1947 tripartite agreement on Gurkha soldiers ‘redundant’: Nepal minister

New Delhi (NVI): Nepal’s Foreign Minister Pradeep Gyawali has said that the 1947 Tripartite Agreement between India, the UK and Kathmandu, that allowed India and Britain to recruit Gurkhas, has become irrelevant now in the “changed political context”.

The Nepal FM’s remarks came yesterday while responding to lawmakers in the country’s parliament where Gyawali said that Nepal now wants to deal separately with India and the UK as the tripartite agreement involving Nepal, India and the UK was reached when the political context in Nepal was different, reports My Republica, a Kathmandu-based daily.

“We raised this issue during the recent visit of the prime minister to the UK. The relevance of the tripartite agreement is already over. We have told that we want to talk to India and the UK separately,” the Nepal daily quoted the minister as saying.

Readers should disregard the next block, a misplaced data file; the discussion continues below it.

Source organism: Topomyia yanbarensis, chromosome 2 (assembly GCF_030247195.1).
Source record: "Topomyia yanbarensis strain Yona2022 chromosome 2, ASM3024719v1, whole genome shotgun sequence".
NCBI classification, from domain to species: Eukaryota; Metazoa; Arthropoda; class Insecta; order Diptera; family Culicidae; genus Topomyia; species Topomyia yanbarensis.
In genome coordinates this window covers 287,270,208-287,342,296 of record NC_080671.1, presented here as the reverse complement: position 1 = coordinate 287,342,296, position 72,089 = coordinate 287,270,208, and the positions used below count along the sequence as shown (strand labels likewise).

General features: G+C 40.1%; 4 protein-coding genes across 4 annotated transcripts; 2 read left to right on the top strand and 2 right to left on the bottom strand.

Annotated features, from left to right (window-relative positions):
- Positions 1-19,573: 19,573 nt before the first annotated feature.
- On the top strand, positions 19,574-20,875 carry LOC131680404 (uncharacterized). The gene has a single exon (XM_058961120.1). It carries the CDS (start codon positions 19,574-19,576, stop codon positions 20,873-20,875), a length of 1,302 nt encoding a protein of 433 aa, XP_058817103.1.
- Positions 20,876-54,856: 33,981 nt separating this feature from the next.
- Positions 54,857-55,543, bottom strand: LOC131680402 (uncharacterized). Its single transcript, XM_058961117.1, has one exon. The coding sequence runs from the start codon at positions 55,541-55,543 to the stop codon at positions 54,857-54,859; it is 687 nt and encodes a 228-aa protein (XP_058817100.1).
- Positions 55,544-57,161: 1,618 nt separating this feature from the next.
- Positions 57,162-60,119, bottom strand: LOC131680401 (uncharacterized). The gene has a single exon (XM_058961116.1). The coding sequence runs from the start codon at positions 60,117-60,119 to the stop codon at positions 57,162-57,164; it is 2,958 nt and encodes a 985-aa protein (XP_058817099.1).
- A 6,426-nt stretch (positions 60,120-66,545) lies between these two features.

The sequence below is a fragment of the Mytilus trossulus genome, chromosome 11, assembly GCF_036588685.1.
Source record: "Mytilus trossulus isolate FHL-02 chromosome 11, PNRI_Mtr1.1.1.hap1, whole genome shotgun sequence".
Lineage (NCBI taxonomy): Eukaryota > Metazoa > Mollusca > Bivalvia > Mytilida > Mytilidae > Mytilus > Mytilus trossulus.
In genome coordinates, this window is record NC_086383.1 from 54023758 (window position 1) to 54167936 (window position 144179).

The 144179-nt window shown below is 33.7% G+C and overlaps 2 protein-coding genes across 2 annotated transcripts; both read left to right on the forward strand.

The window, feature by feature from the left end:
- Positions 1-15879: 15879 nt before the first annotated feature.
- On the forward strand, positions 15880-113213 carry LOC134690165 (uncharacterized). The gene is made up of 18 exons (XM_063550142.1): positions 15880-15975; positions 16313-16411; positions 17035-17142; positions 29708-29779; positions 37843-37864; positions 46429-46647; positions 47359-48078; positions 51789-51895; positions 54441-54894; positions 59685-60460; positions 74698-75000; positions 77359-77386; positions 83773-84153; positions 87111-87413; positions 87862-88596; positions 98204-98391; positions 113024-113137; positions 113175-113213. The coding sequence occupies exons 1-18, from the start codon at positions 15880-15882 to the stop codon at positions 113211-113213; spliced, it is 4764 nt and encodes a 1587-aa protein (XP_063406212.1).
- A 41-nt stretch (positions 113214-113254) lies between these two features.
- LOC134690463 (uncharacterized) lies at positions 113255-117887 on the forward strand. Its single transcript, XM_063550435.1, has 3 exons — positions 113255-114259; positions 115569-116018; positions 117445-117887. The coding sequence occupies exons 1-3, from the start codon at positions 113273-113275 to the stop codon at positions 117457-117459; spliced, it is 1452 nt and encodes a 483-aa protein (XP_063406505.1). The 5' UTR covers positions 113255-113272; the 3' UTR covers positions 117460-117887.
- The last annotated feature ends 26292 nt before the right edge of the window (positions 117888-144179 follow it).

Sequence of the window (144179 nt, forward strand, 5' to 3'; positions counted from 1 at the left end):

It is pertinent to mention here that earlier this year, Nepal had proposed to the UK a review of a 73-year-old tripartite agreement with India and Britain over the recruitment and deployment of Gurkha soldiers and their perks and facilities and replace it with a bilateral one.

Gyawali, while speaking in the parliament yesterday, said that Nepal wants to discuss the recruitment of Gurkha soldiers as bilateral issue with the UK.

He recalled that the issue of reviewing the tripartite agreement was included in the Joint Statement issued after the conclusion of the visit of Nepal Prime Minister KP Oli to the UK. He also said that the issue was raised with the British Minister of State for the Armed Forces Mark Lancaster during his visit to Nepal in February 2019.

According to the Nepal daily, the remarks of Foreign Minister Gyawali came at a time when a section of the lawmakers and intellectuals in the Himalayan country are raising questions whether it is appropriate to send Nepali youths to serve in the foreign armies.

Foreign Minister Gyawali said although joining the foreign armies was an important means of employment opportunity in the past, the policy now needs a review in the changed context, the newspaper reported.

-ARK